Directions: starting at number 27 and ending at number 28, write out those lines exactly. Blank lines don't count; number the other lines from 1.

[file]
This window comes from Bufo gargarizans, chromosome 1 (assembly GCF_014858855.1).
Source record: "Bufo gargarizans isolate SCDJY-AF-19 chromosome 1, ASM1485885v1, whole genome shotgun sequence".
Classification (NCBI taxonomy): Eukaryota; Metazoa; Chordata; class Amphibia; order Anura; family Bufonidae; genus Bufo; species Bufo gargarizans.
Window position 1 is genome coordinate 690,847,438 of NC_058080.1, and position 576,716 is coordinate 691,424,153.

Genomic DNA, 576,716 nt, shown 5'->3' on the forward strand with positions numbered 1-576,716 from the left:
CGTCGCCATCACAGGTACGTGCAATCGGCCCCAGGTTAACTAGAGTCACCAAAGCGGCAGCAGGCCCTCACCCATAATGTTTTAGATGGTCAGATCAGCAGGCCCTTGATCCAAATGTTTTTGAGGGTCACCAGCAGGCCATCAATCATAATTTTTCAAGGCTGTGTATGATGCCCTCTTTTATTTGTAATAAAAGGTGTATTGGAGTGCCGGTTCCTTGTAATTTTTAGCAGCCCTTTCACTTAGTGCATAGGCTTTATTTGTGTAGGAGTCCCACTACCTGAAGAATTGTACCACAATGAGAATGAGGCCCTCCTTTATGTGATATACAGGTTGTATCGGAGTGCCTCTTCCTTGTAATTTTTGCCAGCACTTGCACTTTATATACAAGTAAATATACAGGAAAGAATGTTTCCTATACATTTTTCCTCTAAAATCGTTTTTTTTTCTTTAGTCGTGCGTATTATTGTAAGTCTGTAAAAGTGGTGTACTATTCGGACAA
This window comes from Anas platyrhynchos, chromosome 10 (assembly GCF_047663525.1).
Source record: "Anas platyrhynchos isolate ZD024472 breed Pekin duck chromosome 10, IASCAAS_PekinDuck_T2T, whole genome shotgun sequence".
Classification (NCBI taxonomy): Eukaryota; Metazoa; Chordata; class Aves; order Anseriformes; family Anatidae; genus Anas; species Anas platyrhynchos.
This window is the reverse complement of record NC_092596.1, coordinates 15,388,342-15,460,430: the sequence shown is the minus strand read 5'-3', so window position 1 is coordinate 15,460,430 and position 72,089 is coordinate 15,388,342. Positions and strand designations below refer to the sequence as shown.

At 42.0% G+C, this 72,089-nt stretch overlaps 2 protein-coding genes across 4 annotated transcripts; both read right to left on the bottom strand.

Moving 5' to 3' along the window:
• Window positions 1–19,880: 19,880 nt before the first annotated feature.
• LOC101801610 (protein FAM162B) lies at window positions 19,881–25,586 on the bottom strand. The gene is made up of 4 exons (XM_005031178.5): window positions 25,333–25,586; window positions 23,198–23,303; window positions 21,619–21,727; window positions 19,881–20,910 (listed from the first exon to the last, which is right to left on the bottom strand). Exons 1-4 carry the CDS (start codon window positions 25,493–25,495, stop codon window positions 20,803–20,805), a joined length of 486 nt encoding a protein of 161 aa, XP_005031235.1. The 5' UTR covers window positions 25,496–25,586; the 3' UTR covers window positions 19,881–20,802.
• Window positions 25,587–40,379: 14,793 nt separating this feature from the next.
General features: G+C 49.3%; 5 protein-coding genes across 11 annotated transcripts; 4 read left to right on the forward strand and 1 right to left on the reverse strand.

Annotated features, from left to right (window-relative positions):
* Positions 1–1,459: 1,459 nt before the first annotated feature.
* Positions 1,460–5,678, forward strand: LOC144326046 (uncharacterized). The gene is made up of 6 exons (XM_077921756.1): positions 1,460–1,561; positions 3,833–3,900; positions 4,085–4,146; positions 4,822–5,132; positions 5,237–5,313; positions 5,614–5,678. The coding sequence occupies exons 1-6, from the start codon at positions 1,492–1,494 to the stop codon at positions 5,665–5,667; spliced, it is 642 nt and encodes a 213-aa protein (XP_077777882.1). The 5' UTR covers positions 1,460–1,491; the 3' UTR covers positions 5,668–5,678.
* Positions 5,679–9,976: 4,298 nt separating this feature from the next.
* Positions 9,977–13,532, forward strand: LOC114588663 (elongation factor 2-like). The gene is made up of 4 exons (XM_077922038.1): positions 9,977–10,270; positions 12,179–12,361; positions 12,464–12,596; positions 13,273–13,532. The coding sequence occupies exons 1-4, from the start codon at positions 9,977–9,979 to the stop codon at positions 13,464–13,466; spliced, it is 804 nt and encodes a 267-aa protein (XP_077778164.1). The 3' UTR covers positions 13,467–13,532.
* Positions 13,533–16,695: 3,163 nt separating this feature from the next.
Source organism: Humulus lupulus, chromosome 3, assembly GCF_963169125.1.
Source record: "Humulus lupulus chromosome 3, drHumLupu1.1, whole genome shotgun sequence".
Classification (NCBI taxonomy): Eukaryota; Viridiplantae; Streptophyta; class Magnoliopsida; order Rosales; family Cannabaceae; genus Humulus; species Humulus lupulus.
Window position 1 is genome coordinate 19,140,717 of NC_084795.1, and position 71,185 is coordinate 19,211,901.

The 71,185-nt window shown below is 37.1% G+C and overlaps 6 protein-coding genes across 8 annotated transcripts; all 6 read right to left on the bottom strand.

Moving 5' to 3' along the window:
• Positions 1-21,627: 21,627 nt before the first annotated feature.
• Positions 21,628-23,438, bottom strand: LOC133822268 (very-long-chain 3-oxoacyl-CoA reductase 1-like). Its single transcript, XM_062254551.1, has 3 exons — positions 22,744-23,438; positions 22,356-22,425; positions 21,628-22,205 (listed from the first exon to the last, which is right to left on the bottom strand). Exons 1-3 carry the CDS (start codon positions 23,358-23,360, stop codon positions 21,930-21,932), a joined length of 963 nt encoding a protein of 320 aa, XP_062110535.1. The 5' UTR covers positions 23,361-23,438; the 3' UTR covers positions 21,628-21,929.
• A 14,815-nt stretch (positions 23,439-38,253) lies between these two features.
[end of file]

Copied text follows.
The 71,185-nt window shown below is 37.1% G+C and overlaps 6 protein-coding genes across 8 annotated transcripts; all 6 read right to left on the bottom strand.

Moving 5' to 3' along the window: